Barrier-Breaking Female Aviator Honored for Black History Month

PEACHTREE CITY, USA – For Black History Month, Aventure remembers Bessie Coleman, the first African-American woman, and first woman of Native-American descent to hold a pilot’s license. 

Bessie was born in Atlanta, Texas on January 26, 1892, and grew up with twelve siblings. She had a very difficult childhood, and helped her mother pick cotton and wash laundry at an early age. 

Coleman’s passion for flying started after her brothers returned from World War I, telling stories about women pilots in France. After rejection from U.S. flight schools, she moved to Le Crotoy, France, to study at the Caudron Brothers’ School of Aviation.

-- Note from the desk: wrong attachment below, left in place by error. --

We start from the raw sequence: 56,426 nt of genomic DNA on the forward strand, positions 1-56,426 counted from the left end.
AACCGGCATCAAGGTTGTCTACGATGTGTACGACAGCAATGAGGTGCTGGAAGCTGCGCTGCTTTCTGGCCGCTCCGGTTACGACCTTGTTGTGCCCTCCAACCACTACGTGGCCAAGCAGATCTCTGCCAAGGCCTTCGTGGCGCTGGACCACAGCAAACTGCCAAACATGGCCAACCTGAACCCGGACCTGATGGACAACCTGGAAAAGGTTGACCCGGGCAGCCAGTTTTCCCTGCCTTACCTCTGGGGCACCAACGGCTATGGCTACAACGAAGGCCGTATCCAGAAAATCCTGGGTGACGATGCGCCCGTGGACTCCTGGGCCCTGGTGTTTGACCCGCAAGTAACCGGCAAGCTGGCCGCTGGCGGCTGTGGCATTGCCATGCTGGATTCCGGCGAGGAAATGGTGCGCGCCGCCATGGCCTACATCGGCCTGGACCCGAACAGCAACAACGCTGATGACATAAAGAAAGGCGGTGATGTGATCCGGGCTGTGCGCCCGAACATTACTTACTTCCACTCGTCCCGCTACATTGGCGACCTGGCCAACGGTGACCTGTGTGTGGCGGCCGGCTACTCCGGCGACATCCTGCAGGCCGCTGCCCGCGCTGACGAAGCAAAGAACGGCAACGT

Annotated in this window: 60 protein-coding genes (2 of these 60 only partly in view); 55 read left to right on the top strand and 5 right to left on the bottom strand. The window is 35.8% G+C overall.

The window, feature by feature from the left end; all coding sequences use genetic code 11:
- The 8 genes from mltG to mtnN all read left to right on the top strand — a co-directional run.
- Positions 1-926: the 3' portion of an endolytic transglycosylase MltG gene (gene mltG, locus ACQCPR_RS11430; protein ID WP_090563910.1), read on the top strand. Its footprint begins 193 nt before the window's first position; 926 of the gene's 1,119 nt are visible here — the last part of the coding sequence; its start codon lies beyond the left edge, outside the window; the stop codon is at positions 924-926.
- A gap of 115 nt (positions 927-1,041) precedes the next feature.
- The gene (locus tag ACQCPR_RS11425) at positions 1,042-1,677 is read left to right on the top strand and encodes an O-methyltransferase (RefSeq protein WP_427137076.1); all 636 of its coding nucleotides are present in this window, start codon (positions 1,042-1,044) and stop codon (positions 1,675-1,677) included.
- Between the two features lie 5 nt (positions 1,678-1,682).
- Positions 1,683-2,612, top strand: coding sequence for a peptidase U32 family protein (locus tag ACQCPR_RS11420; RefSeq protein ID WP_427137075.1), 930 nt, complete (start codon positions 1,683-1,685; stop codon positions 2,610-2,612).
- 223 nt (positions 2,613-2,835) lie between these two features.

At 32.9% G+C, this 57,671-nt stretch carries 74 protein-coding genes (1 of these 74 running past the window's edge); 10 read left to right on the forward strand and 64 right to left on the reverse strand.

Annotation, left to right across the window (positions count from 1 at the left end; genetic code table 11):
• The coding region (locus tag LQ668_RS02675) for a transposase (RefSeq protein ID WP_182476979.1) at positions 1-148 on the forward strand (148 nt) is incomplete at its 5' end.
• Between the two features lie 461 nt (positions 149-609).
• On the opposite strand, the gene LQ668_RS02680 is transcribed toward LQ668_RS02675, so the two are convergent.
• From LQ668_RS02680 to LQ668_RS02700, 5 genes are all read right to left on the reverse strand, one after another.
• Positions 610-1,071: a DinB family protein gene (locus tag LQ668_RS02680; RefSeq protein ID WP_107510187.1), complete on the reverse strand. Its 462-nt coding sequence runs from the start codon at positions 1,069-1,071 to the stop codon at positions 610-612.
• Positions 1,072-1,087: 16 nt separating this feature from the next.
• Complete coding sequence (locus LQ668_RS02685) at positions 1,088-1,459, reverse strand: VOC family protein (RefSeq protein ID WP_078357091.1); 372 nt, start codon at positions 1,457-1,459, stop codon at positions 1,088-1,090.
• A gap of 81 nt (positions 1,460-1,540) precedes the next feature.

She earned her international pilot’s license in June 1921, and moved back to the United States. The following year, Coleman performed her first public flight–the first by an African American woman. She would tour the U.S. and Europe, performing stunts in front of thousands. She gave lessons while on tour, and encouraged African Americans and women to fly.

On April 30, 1926, Coleman and mechanic William Wills took a fateful test flight. A wrench became stuck in the engine, causing the plane to lose control and flip over, ejecting Coleman from the open-air cockpit. She died at the age of 34.

Coleman’s legacy still inspires many people all over the United States to this day for her courage, strength, and dedication. Numerous aviation clubs have been named in her honor, and she was inducted into the National Aviation Hall of Fame in 2006.

A female African American aviator (Bessie Coleman) in a long trenchcoat posed for a photo before climbing into the cockpit of a 1920s biplane
Bessie Coleman with her Curtiss JN “Jenny” biplane in 1922.